Nathan Myhrvold, the former Microsoft exec who has since become (in)famous in patent litigation and a bit more positively regarded in the field of molecular gastronomy, is now flexing his muscles over dinosaur research. Studies on dinosaur growth by top paleontologists contain "serious errors," he contends in a new paper published in PLoS ONE.
A key study that Myhrvold is now challenging, by Gregory Erickson at Florida State University, appeared in the prestigious journal Nature back in 2004. Myhrvold says the paper's graphs do not match the reported data in the study, but Erickson has stood behind his research in a statement. Some of Erickson's co-authors, however, acknowledged data discrepancies to the New York Times.
The Times calls Myhrvold a "dinosaur hobbyist," but a millionaire hobbyist is not your average hobbyist. After hanging out with the famous paleontologist Jack Horner on the set of The Lost World: Jurassic Park, where Horner was consulting and Myhrvold was visiting simply because he liked dinosaurs (and because, well, he could), Myhrvold has funded expeditions for Horner that have recovered more T. Rex skeletons than anyone else in the world. One of those skeletons, dubbed N. Rex, was donated to the Smithsonian Museum, and another is displayed the living room of Myrvhold's mansion. Even the plants in his front garden are from the Mesozoic era. "If the 'Jurassic Park' thing happens," he told The New Yorker in 2008, "this is where the dinosaurs will come to eat."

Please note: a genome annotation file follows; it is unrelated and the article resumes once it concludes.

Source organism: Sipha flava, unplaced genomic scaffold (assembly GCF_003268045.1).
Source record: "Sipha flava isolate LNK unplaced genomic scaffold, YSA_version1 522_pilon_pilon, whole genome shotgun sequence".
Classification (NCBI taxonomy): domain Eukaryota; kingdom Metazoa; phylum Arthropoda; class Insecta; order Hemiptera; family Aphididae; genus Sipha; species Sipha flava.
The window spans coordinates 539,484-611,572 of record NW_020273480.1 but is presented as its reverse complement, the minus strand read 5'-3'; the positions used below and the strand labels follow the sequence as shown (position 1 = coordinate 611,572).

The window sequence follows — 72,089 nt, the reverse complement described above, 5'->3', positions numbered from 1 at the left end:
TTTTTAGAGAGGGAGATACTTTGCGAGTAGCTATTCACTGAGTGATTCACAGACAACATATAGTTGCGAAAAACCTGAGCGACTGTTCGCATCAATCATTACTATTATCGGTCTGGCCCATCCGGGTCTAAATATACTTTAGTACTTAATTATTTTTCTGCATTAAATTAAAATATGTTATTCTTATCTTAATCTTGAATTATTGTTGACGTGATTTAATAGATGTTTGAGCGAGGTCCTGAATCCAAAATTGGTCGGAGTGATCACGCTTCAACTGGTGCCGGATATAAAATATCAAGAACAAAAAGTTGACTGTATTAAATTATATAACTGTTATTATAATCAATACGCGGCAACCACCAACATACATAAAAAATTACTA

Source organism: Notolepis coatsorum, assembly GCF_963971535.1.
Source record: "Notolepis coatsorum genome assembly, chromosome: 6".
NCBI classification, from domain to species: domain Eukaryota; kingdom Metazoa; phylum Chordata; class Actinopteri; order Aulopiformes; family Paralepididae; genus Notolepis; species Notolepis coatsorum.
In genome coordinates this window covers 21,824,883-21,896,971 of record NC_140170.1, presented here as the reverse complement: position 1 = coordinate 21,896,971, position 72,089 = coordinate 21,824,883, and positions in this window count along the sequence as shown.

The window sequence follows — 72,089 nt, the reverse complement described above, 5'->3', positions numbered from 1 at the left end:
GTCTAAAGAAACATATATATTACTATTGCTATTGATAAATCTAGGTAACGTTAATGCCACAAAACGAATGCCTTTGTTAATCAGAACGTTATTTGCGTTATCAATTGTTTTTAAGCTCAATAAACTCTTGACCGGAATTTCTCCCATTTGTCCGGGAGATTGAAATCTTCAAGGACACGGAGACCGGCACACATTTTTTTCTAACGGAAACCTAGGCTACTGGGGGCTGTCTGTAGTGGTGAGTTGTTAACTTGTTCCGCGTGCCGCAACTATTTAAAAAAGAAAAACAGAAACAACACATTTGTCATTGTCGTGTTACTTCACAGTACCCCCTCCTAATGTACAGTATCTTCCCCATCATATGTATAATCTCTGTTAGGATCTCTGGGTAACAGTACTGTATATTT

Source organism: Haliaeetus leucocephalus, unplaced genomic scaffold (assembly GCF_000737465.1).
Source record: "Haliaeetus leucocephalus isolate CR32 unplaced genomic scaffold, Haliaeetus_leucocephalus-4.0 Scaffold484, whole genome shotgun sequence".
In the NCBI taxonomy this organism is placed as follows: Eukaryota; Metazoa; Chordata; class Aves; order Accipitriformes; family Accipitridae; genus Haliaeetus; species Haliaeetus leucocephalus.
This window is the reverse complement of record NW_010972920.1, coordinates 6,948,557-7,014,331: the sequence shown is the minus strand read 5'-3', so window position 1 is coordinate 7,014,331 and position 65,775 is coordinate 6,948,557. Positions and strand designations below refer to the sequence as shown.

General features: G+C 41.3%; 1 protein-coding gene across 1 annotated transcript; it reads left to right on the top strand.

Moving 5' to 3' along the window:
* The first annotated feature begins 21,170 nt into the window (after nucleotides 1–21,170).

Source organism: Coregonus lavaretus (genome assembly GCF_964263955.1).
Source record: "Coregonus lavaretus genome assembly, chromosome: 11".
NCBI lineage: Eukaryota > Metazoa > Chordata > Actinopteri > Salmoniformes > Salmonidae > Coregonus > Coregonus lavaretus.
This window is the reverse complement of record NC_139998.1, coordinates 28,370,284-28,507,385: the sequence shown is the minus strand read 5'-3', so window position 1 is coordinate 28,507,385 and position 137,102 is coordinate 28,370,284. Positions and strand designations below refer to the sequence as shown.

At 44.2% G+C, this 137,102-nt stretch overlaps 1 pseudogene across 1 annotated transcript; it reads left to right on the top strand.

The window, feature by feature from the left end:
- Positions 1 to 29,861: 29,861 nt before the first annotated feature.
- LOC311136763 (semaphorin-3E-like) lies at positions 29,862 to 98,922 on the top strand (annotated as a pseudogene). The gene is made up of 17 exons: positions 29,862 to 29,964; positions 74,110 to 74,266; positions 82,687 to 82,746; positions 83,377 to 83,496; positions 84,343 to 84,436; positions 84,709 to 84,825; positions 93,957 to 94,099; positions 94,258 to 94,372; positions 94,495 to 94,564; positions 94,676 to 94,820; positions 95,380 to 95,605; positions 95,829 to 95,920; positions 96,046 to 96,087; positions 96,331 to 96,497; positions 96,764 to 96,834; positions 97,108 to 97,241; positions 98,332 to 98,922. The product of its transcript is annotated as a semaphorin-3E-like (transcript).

This new study isn't Myhrvold's first foray into peer-reviewed dino research. He has also co-authored a dinosaur census with Horner, and he considers his 1997 paper—proving that sauropods could theoretically whip their tails faster than the speed of sound—one of his proudest scholarly achievements. We'll see how his new paper stacks up. [New York Times]
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